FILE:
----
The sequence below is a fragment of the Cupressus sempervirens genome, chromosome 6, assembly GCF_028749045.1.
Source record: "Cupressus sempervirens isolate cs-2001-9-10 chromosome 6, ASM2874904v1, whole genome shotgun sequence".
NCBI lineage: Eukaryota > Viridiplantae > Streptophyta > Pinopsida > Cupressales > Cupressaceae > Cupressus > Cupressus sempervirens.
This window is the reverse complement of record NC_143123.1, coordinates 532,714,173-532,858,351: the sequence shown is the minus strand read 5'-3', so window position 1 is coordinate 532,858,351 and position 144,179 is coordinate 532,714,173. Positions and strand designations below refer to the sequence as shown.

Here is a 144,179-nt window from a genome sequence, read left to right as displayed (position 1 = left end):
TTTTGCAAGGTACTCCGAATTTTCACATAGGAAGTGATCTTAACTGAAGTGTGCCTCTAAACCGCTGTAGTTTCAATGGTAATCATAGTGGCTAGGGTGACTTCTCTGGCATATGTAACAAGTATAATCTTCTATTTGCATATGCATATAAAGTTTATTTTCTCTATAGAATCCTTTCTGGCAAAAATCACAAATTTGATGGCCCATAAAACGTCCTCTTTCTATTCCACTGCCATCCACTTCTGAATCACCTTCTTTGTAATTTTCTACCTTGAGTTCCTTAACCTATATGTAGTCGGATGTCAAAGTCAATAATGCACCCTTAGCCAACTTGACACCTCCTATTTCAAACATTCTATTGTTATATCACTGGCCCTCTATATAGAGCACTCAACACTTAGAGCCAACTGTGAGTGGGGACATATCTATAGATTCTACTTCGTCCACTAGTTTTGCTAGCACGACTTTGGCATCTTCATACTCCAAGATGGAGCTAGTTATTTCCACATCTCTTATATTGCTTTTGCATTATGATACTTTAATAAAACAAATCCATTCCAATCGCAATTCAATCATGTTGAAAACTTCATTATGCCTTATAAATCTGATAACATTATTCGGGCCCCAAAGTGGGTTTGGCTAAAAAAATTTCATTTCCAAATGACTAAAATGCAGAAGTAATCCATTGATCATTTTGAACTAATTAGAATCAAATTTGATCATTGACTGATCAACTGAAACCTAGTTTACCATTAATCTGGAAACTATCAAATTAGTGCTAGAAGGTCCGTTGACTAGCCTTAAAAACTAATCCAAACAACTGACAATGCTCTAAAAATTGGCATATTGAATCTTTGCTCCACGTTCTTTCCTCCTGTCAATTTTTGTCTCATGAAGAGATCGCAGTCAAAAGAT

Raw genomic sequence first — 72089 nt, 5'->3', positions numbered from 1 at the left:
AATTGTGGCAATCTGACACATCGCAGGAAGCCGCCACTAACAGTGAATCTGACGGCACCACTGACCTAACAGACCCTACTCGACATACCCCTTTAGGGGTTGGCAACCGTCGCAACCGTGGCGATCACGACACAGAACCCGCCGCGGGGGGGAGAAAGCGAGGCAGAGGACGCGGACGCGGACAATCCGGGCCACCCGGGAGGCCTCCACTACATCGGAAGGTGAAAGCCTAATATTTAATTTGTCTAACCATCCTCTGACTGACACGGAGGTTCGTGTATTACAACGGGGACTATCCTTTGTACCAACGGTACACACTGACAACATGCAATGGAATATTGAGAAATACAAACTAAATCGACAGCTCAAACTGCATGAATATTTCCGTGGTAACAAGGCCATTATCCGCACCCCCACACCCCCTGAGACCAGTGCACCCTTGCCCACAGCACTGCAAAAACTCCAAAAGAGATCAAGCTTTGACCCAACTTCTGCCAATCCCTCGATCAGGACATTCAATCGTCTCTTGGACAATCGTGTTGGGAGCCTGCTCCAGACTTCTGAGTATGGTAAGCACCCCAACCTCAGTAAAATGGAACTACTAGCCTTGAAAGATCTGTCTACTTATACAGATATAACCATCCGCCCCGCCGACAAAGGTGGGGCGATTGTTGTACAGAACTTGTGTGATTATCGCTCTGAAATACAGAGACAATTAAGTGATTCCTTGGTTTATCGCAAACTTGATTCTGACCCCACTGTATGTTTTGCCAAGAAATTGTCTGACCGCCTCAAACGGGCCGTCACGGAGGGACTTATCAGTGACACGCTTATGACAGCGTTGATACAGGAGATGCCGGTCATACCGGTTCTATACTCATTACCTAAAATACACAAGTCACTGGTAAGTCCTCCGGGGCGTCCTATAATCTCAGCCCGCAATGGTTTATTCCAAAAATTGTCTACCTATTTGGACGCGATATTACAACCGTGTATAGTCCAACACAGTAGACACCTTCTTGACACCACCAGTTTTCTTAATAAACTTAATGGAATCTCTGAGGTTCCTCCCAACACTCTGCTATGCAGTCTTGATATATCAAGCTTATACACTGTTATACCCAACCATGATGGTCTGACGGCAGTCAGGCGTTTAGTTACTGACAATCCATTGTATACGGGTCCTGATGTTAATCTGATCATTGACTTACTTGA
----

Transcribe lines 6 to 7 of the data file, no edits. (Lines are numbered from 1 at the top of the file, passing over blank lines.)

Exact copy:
TTTTGCAAGGTACTCCGAATTTTCACATAGGAAGTGATCTTAACTGAAGTGTGCCTCTAAACCGCTGTAGTTTCAATGGTAATCATAGTGGCTAGGGTGACTTCTCTGGCATATGTAACAAGTATAATCTTCTATTTGCATATGCATATAAAGTTTATTTTCTCTATAGAATCCTTTCTGGCAAAAATCACAAATTTGATGGCCCATAAAACGTCCTCTTTCTATTCCACTGCCATCCACTTCTGAATCACCTTCTTTGTAATTTTCTACCTTGAGTTCCTTAACCTATATGTAGTCGGATGTCAAAGTCAATAATGCACCCTTAGCCAACTTGACACCTCCTATTTCAAACATTCTATTGTTATATCACTGGCCCTCTATATAGAGCACTCAACACTTAGAGCCAACTGTGAGTGGGGACATATCTATAGATTCTACTTCGTCCACTAGTTTTGCTAGCACGACTTTGGCATCTTCATACTCCAAGATGGAGCTAGTTATTTCCACATCTCTTATATTGCTTTTGCATTATGATACTTTAATAAAACAAATCCATTCCAATCGCAATTCAATCATGTTGAAAACTTCATTATGCCTTATAAATCTGATAACATTATTCGGGCCCCAAAGTGGGTTTGGCTAAAAAAATTTCATTTCCAAATGACTAAAATGCAGAAGTAATCCATTGATCATTTTGAACTAATTAGAATCAAATTTGATCATTGACTGATCAACTGAAACCTAGTTTACCATTAATCTGGAAACTATCAAATTAGTGCTAGAAGGTCCGTTGACTAGCCTTAAAAACTAATCCAAACAACTGACAATGCTCTAAAAATTGGCATATTGAATCTTTGCTCCACGTTCTTTCCTCCTGTCAATTTTTGTCTCATGAAGAGATCGCAGTCAAAAGAT

Raw genomic sequence first — 72089 nt, 5'->3', positions numbered from 1 at the left: